Every small business owner dreams of the day when the brand they’ve been working so hard to build is everything they’ve could have ever imagined and more. Whether it’s finding the perfect branding colors or learning to craft the ideal copy for emails, in the beginning you may find yourself tweaking things along the way until you get it just right. If you want to stand out from your competition, finding your personal brand identity is a great way to leave a lasting impression on your potential audience or customers—ensuring they choose you over your competitors.
So, what is a brand identity?
When you think of a” brand,” your mind may automatically shift to the name or logo of a popular company that we all interact with daily. However, a brand identity is that and so much more. According to the American Marketing Association (AMA), a brand and, therefore, a brand’s identity encompasses every mark (tangible or otherwise) that it leaves on its audience or consumer. If you’re curious, the AMA defines a brand as:
“… a name, term, design, symbol, or any other feature that identifies one seller’s goods or service as distinct from those of other sellers. ISO brand standards add that a brand “is an intangible asset” that is intended to create “distinctive images and associations in the minds of stakeholders, thereby generating economic benefit/values.”
Now, we know that no brand’s identity is as cut and dry as a dictionary definition. So, if you’re looking for real, actionable ways to find your brand identity for the first time—or re-evaluate your brand identity, check out the tips below.
How to understand and find your brand identity
1. Audit your current brand identity and story
There’s high level of competition in almost any industry that you can think of, nowadays. Therefore, it’s often a brand’s story that shapes its identity. For example, you may know GoPro as a destination for cameras, lifestyle gear, and much more. However, a big part of their brand story is that it helps people catch memories while living in the moment. The founder Nick Woodman—a surfer, skier, and motorsports enthusiast—created the company after looking for options to film him and his friends surfing. When it comes to how to find your brand identity, dig deep into your “why” to determine your brand’s story. And, explore how it may separate you from the competition.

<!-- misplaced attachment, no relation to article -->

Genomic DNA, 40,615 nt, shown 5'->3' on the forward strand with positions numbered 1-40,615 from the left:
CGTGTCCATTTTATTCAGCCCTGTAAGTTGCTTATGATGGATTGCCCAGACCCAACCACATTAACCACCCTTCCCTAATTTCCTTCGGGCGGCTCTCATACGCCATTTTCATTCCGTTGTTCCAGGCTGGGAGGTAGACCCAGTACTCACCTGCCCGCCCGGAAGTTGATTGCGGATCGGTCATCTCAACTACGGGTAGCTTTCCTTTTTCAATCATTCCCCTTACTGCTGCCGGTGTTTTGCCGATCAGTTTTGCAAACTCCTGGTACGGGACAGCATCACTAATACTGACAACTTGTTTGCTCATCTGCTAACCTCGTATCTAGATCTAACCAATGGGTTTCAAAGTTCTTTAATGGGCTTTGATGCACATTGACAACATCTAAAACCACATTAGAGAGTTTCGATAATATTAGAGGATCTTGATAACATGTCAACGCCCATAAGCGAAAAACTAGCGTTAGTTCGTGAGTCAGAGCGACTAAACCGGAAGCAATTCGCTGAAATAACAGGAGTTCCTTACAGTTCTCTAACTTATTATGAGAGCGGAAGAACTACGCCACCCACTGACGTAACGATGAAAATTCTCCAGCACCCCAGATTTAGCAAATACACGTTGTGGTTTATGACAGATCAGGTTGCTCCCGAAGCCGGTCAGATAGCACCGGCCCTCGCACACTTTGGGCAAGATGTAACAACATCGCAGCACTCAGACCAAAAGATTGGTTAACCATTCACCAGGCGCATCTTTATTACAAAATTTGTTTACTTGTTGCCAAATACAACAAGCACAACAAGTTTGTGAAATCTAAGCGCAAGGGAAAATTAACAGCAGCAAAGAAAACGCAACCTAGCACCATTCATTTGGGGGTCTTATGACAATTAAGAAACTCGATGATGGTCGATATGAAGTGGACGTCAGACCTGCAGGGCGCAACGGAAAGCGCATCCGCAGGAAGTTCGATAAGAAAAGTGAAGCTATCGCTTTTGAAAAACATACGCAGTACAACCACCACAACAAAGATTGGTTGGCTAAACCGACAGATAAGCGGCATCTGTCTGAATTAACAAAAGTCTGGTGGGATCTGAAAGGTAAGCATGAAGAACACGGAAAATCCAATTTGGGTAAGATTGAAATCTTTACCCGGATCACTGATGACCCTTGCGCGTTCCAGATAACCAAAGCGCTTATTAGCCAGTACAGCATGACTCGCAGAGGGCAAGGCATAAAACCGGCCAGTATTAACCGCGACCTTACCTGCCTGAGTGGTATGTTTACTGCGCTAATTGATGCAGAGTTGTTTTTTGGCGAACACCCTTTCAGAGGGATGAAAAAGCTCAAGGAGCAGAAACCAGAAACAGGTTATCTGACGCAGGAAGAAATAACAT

2. Consider your position compared to competition
The only time comparison should drive your business decisions is when we’re talking about your brand’s positioning. Simply put, brand positioning refers to how your brand is different from your competitors in your customers’ minds and how consumers view you. Take the time to scope out the competition and clearly define how you intend to position your brand. Pay particularly close attention to what it is that you have to offer that your peers don’t.
3. Deep dive into your brand associations—and be consistent
Branding is the one area where the age-old saying “don’t judge a book by its cover” may be incorrect. Brand associations such as your logo, colors, font, tagline, etc., are essential attributes that allow people to point you out amongst a crowd of other companies. It’s the reason why most people can identify a McDonald’s versus a Motorola logo. Both of these “brands” use the letter “M” as identifiers but with a different font, color, and feel to make them easily identifiable. Consider doing the same for your brand and keeping a record of it as your brand grows and evolves.
4. Ask: “If my brand was a person, how would people describe their personality”?
Teachable believes in the transformative power of knowledge and wants to support creators in their endeavors to transform their expertise into world-class courses. Knowledgeable, warm, and supportive are just a few personality traits that we want our creators to associate with our brand. Take the time out to ask yourself what words want your students and customers to associate with you. Keep asking this question until you can respond with clarity and without hesitation.
Finding a brand identity will be an on-going process for most business owners. And it’s OK to learn and grow! As long as you pinpoint those areas that define both you and your business, it’s more than fine to evolve.